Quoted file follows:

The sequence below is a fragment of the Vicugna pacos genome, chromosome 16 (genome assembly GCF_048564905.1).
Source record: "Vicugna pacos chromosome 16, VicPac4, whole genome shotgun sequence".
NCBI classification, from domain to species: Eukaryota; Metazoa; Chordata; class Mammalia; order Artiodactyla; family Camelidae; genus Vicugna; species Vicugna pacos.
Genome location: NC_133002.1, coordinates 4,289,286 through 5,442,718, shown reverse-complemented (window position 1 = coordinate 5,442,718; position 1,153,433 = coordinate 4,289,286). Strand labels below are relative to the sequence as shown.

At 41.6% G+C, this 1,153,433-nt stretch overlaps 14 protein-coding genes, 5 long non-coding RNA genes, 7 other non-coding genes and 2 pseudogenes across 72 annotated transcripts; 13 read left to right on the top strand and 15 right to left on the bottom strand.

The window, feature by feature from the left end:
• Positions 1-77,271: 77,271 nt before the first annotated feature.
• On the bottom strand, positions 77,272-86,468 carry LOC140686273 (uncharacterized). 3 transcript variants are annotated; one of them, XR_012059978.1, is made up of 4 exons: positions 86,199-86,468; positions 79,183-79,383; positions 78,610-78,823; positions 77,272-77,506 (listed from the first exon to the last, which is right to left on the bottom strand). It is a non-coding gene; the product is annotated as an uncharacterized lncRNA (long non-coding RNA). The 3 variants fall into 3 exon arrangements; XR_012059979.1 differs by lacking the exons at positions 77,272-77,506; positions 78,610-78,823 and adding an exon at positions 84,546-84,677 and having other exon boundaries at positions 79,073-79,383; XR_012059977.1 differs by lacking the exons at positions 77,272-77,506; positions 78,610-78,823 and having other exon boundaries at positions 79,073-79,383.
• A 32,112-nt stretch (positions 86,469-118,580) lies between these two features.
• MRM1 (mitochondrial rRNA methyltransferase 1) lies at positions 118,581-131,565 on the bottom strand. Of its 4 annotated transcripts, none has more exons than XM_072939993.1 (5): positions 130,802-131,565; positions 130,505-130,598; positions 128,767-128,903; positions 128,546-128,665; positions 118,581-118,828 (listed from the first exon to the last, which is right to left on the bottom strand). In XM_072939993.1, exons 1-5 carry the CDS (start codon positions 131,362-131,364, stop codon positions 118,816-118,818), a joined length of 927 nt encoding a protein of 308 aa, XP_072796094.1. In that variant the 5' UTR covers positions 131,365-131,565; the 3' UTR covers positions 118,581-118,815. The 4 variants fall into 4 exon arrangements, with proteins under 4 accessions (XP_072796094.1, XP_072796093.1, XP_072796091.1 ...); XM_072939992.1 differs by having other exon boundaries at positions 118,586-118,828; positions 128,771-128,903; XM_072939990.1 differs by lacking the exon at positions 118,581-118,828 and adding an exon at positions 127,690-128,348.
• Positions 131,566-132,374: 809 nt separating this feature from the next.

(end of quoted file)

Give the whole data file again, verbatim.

The sequence below is a fragment of the Vicugna pacos genome, chromosome 16 (genome assembly GCF_048564905.1).
Source record: "Vicugna pacos chromosome 16, VicPac4, whole genome shotgun sequence".
NCBI classification, from domain to species: Eukaryota; Metazoa; Chordata; class Mammalia; order Artiodactyla; family Camelidae; genus Vicugna; species Vicugna pacos.
Genome location: NC_133002.1, coordinates 4,289,286 through 5,442,718, shown reverse-complemented (window position 1 = coordinate 5,442,718; position 1,153,433 = coordinate 4,289,286). Strand labels below are relative to the sequence as shown.

At 41.6% G+C, this 1,153,433-nt stretch overlaps 14 protein-coding genes, 5 long non-coding RNA genes, 7 other non-coding genes and 2 pseudogenes across 72 annotated transcripts; 13 read left to right on the top strand and 15 right to left on the bottom strand.

The window, feature by feature from the left end:
• Positions 1-77,271: 77,271 nt before the first annotated feature.
• On the bottom strand, positions 77,272-86,468 carry LOC140686273 (uncharacterized). 3 transcript variants are annotated; one of them, XR_012059978.1, is made up of 4 exons: positions 86,199-86,468; positions 79,183-79,383; positions 78,610-78,823; positions 77,272-77,506 (listed from the first exon to the last, which is right to left on the bottom strand). It is a non-coding gene; the product is annotated as an uncharacterized lncRNA (long non-coding RNA). The 3 variants fall into 3 exon arrangements; XR_012059979.1 differs by lacking the exons at positions 77,272-77,506; positions 78,610-78,823 and adding an exon at positions 84,546-84,677 and having other exon boundaries at positions 79,073-79,383; XR_012059977.1 differs by lacking the exons at positions 77,272-77,506; positions 78,610-78,823 and having other exon boundaries at positions 79,073-79,383.
• A 32,112-nt stretch (positions 86,469-118,580) lies between these two features.
• MRM1 (mitochondrial rRNA methyltransferase 1) lies at positions 118,581-131,565 on the bottom strand. Of its 4 annotated transcripts, none has more exons than XM_072939993.1 (5): positions 130,802-131,565; positions 130,505-130,598; positions 128,767-128,903; positions 128,546-128,665; positions 118,581-118,828 (listed from the first exon to the last, which is right to left on the bottom strand). In XM_072939993.1, exons 1-5 carry the CDS (start codon positions 131,362-131,364, stop codon positions 118,816-118,818), a joined length of 927 nt encoding a protein of 308 aa, XP_072796094.1. In that variant the 5' UTR covers positions 131,365-131,565; the 3' UTR covers positions 118,581-118,815. The 4 variants fall into 4 exon arrangements, with proteins under 4 accessions (XP_072796094.1, XP_072796093.1, XP_072796091.1 ...); XM_072939992.1 differs by having other exon boundaries at positions 118,586-118,828; positions 128,771-128,903; XM_072939990.1 differs by lacking the exon at positions 118,581-118,828 and adding an exon at positions 127,690-128,348.
• Positions 131,566-132,374: 809 nt separating this feature from the next.